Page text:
Published Papers - Abstract 978

Vajdic CM, MacInnis R, Canfell K, Hull P, Arriaga ME, Hirani V, Cumming RG, Mitchell P, Byles JE, Giles GG, Banks E, Taylor AW, Shaw JE, Magliano DJ, Marker J, Adelstein B-A, Gill TK & Laaksonen MA. The future colorectal cancer burden attributable to modifiable behaviors: a pooled cohort study. JNCI Cancer Spectrum, 2018; 2(3):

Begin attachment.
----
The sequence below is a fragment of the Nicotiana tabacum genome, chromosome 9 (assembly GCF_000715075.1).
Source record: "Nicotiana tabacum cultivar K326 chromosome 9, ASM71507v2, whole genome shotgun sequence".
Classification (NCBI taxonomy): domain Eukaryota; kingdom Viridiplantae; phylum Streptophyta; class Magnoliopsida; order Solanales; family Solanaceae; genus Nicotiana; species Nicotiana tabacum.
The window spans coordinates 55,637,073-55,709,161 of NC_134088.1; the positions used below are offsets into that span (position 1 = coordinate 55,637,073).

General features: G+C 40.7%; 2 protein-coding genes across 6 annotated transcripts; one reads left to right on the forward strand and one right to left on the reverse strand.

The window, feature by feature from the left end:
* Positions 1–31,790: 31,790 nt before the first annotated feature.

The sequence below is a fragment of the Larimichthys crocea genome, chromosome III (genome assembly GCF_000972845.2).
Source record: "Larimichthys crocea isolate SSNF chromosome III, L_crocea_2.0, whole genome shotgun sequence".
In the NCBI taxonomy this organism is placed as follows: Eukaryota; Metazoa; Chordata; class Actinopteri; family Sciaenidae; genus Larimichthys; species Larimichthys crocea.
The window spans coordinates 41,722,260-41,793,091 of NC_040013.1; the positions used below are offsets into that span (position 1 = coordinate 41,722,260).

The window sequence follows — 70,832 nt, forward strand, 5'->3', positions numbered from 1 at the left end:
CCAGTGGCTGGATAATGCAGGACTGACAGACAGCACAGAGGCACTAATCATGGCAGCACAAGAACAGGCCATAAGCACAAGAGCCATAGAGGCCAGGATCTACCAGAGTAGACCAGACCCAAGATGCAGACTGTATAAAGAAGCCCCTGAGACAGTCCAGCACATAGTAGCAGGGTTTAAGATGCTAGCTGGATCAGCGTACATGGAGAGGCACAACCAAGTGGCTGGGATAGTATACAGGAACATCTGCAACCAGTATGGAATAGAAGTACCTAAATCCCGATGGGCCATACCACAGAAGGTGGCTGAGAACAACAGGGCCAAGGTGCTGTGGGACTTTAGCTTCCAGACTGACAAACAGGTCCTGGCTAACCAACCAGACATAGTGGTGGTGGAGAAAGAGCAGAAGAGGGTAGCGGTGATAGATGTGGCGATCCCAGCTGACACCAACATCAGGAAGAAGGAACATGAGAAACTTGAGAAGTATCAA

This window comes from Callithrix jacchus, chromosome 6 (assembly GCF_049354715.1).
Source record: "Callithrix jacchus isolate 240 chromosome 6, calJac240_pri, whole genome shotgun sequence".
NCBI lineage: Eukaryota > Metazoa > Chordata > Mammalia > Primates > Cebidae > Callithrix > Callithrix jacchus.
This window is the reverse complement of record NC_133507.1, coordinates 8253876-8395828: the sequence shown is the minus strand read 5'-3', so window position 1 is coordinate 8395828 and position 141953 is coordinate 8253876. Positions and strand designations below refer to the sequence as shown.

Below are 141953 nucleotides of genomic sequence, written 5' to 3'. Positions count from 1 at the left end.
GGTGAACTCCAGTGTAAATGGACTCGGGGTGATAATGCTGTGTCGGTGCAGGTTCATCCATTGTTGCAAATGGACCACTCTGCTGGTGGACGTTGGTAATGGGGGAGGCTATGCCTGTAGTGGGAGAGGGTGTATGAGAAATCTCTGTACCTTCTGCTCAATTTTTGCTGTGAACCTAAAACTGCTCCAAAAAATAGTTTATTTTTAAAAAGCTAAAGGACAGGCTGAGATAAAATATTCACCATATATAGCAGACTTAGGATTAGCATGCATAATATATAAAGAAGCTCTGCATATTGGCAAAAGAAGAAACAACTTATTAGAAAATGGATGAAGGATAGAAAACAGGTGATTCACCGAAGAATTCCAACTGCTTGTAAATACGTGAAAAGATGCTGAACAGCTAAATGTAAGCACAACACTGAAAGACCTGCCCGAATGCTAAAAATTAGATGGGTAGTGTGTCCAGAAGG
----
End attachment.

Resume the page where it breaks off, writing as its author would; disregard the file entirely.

Background: Previous estimates of the colorectal cancer (CRC) burden attributed to behaviors have not considered joint effects, competing risk, or population subgroup differences.Methods: We pooled data from seven prospective Australian cohort studies (n?=?367 058) and linked them to national registries to identify CRCs and deaths. We estimated the strength of the associations between behaviors and CRC risk using a parametric piecewise constant hazards model, adjusting for age, sex, study, and other behaviors. Exposure prevalence was estimated from contemporary National Health Surveys. We calculated population attributable fractions for CRC preventable by changes to current behaviors, accounting for competing risk of death and risk factor interdependence. Statistical tests were two-sided.Results: During the first 10 years of follow-up, there were 3471 incident CRCs. Overweight or obesity explained 11.1%, ever smoking explained 10.7% (current smoking 3.9%), and drinking more than two compared with two or fewer alcoholic drinks per day explained 5.8% of the CRC burden. Jointly, these factors were responsible for 24.9% (95% confidence interval [CI] = 19.7% to 29.9%) of the burden, higher for men (36.7%) than women (13.2%, Pdifference < .001). The burden attributed to these factors was also higher for those born in Australia (28.7%) than elsewhere (16.8%, Pdifference = .047). We observed modification of the smoking-attributable burden by alcohol consumption and educational attainment, and modification of the obesity-attributable burden by age group and birthplace.Conclusions: We produced up-to-date estimates of the future CRC burden attributed to modifiable behaviors. We revealed novel differences between men and women, and other high–CRC burden subgroups that could potentially benefit most from programs that support behavioral change and early detection.

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